From Peter Drucker’s essay Focus on Contribution
Knowledge workers in an organization do not have good human relations because they have a “talent for people.” They have good human relations because they focus on contribution in their own work and in their relationships with others. As a result, their relationships are productive–and this is the only valid definition of “good human relations.” Warm feelings and pleasant words are meaningless, and indeed a false front for wretched attitudes, if there is no achievement in what is, after all, a work-focused and task-focused relationship. On the other hand, and occasional rough word will not disturb a relationship that produces results and accomplishments for all concerned.
From the essay Picking People–The Basic Rules
There is no such thing as an infallible judge of people, at least not on this side of the Pearly Gates. There are, however, a few executives who take their people decisions seriously and work at them.
[World War II US Army Chief of Staff] Marhsall and [General Motors former CEO] Sloan were about as different as two human beings can be, but they followed, and quite consciously, much the same principle in making people decisions.
1. If I put a person into a job and he or she does not perform, I have made a mistake. I have no business blaming that person, no business invoking the “Peter Principle,” no business complaining. I have made a mistake.
2. The soldier has a right to competent command was already an old maxim at the time of Julius Caesar. It is the duty of managers to make sure that the responsible people in their organizations perform.
3. Of all the decisions an executive makes, none is as important as the decisions about people because they determine the performance capacity of the organization. Therefore, I’d better make these decisions well.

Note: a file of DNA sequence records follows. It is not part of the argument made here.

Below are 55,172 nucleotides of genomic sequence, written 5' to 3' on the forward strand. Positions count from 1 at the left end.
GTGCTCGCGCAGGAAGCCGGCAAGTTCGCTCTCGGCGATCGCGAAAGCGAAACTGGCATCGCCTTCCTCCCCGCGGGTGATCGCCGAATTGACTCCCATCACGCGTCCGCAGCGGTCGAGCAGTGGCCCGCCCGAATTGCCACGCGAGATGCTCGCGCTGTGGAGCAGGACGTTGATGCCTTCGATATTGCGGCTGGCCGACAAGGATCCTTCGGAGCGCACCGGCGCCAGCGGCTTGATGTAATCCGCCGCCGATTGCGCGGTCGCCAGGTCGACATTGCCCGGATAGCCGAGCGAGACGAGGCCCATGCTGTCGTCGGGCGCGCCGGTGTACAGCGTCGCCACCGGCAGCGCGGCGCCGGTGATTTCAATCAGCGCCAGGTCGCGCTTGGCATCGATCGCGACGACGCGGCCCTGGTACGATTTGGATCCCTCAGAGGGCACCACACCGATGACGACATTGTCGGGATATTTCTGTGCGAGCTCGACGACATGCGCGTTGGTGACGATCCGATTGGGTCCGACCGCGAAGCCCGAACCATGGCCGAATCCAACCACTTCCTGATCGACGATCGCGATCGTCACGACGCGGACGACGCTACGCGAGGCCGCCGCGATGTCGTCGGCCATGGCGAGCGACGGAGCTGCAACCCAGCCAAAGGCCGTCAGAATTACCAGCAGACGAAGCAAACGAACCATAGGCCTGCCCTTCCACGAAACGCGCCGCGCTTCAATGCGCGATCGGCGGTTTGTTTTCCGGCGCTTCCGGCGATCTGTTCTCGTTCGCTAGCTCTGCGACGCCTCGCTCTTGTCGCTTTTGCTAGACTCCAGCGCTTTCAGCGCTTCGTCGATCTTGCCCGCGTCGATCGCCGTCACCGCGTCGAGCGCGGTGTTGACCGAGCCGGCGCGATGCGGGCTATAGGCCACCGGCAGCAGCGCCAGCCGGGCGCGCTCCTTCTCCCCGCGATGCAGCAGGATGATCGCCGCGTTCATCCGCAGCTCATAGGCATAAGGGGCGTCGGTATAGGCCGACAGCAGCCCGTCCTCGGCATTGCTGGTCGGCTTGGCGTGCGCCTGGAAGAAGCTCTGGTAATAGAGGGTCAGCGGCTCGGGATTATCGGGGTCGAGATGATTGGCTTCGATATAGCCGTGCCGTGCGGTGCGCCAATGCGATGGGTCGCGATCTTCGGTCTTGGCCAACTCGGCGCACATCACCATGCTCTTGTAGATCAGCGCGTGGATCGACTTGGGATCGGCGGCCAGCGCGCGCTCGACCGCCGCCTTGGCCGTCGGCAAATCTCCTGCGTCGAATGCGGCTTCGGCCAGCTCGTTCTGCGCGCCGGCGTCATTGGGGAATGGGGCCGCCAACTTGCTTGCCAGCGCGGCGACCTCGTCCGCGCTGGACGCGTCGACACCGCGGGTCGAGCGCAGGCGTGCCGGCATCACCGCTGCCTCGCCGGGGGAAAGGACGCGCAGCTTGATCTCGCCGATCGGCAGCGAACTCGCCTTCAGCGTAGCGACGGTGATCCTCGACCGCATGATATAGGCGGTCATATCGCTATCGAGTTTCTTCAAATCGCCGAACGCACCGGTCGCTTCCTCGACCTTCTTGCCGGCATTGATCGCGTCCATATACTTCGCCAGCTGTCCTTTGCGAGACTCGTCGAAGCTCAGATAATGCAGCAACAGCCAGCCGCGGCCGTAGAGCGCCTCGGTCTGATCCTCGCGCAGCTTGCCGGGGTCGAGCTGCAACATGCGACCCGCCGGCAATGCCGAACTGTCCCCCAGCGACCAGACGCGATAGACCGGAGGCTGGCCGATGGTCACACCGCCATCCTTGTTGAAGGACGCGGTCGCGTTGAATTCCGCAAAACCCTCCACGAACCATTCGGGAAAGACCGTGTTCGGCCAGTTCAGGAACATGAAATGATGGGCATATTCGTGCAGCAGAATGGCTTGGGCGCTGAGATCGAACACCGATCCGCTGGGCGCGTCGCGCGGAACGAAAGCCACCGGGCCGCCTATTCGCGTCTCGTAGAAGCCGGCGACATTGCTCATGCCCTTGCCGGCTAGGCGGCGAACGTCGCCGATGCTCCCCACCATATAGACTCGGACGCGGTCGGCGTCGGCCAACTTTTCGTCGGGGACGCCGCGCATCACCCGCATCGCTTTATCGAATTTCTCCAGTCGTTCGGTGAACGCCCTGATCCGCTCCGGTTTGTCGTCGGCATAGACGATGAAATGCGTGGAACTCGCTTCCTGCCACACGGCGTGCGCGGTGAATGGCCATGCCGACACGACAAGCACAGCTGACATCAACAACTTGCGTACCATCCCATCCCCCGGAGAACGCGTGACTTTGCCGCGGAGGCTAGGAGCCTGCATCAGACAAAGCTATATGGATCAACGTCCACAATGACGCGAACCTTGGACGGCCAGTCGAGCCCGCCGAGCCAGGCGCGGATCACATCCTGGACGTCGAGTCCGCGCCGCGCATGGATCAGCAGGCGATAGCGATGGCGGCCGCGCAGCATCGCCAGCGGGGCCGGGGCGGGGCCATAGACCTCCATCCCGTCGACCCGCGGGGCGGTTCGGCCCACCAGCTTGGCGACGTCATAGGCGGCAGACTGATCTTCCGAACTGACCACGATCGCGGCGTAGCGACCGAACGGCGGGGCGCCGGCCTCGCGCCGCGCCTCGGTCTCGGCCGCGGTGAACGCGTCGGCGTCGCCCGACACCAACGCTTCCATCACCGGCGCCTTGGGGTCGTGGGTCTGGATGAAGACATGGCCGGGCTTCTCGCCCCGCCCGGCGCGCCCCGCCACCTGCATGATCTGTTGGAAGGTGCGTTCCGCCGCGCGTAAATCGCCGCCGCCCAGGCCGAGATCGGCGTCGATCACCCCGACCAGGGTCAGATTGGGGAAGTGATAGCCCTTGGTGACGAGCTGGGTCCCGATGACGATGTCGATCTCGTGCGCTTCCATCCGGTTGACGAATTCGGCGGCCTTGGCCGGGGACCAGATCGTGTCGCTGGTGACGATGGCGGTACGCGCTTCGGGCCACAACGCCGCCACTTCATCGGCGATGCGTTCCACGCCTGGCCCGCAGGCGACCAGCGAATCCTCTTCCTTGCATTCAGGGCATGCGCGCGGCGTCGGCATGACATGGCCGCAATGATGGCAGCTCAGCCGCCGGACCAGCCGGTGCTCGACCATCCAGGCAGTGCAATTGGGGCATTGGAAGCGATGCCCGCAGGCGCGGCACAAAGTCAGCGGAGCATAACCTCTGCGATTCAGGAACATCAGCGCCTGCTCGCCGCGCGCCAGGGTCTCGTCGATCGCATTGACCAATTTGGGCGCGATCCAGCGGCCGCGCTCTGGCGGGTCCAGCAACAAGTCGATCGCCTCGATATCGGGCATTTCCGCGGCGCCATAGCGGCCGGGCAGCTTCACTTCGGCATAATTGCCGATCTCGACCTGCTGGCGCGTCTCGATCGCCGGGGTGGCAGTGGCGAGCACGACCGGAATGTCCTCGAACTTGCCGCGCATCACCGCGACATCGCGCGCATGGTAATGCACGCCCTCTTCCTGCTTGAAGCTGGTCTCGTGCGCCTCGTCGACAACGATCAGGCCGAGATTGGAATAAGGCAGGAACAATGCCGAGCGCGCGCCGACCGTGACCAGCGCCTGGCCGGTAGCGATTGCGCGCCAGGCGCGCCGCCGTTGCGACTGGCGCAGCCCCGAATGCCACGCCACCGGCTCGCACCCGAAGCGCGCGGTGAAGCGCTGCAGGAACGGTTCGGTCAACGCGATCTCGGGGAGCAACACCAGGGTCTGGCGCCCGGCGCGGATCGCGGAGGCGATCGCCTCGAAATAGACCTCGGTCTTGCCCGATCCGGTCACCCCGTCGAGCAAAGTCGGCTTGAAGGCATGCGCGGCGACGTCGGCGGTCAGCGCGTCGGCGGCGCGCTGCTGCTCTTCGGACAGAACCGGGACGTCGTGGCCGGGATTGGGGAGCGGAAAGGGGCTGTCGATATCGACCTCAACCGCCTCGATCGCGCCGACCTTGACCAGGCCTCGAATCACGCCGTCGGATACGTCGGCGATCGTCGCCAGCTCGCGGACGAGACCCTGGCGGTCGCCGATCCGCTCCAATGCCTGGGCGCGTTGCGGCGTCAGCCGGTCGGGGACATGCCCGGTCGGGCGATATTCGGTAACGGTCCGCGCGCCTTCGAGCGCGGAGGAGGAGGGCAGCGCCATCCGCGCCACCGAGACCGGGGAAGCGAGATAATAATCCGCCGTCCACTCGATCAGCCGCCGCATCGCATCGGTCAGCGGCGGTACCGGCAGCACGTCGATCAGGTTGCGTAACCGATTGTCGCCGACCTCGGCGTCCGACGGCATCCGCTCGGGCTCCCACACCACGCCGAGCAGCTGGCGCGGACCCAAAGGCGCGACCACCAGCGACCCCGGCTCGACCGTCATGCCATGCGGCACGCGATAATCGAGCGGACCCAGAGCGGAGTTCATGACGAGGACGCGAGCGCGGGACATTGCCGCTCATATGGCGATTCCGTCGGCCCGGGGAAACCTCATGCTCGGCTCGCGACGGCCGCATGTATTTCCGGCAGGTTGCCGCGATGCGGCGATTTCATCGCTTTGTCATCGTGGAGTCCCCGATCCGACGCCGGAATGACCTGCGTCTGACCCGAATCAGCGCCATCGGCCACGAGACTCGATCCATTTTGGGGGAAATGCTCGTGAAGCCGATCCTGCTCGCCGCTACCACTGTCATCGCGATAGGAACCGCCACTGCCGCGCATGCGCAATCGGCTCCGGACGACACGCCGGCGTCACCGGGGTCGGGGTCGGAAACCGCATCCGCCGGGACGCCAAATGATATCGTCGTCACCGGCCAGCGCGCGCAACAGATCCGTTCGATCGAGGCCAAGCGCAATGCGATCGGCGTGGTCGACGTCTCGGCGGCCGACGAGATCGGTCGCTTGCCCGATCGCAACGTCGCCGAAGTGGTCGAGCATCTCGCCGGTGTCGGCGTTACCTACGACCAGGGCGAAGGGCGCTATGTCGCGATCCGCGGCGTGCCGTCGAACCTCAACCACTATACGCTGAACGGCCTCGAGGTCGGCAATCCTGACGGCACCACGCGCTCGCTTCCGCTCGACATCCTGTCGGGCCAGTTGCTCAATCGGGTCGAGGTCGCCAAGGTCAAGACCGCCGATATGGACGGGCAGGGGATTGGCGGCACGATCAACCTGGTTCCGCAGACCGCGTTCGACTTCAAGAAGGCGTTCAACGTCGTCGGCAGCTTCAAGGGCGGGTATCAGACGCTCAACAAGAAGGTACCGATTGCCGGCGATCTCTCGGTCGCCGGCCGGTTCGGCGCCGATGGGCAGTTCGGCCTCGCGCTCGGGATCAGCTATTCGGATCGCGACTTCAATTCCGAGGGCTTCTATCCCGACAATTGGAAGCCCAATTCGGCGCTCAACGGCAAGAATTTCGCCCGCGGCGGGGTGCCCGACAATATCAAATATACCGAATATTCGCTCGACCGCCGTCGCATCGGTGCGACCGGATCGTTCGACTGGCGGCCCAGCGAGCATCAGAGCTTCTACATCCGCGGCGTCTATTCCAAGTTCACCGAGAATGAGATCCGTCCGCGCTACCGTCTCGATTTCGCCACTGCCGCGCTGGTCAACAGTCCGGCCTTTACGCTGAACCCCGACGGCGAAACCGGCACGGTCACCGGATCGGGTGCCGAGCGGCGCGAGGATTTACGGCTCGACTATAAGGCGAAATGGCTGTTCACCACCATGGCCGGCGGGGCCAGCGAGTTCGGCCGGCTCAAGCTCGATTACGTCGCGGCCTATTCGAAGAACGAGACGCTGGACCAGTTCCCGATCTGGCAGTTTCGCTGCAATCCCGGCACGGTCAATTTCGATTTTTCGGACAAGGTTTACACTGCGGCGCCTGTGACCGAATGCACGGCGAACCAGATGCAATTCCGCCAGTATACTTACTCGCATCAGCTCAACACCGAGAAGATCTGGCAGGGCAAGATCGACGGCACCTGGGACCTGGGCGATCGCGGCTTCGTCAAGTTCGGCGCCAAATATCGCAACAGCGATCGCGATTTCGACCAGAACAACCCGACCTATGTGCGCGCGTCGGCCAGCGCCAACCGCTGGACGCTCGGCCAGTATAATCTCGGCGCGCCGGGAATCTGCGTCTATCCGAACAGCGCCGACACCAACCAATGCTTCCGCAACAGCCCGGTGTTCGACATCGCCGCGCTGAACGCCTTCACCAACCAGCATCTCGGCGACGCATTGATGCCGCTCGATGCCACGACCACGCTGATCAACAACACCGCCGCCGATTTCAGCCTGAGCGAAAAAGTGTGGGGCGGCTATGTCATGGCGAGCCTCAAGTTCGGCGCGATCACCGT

4. The one “don’t”: Don’t give new people major assignments, for doing so only compounds the risks. Give the sort of assignment to someone whose behavior and habits you know and who has earned trust and credibility within your organization. Put a high-level newcomer first into an established position where the expectations are known and help is available.
We do not know how to test or predict whether a person’s temperament will be suited to a new environment. We can find this out only by experience. If a move from one kind of work to another does not pan out, the executive who made the decision has to remove the misfit, and fast. But that executive also has to say, I made a mistake, and it is my job to correct it. To keep misfits in a job they could not do is not being kind; it is being cruel. But there is also no reason to let the person go. A company can always use a good bench engineer, a good analyst, a good sales manager. The proper course of action–and it works most times–is to offer the misfit a return to the old job or an equivalent.
Executives cannot judge whether a strategic move is a wise one. Nor are they necessarily interested. “I don’t know why we are buying this business in Australia, but it won’t interfere with what we are doing here in Fort Worth” is a common reaction. But when the same executives read that “Joe Smith has been made controller in the XYZ division,” they usually know Joe much better than top management does. These executives should be able to say, “Joe deserves the promotion; he is an excellent choice, just the person that division needs to get the controls appropriate for its rapid growth.”
If, however, Joe got promoted because he is a politician, everybody will know it. They will all say to themselves, Okay, that is the way to get ahead in this company. They will despise their management for forcing them to become politicians but will either quit or become politicians themselves in the end. As we have known for a long time, people in organizations tend to be influenced by the ways they see others being rewarded. And when the rewards go to non-performance, to flattery, or to mere cleverness, the organization will soon decline to nonpeformance, flattery, or cleverness.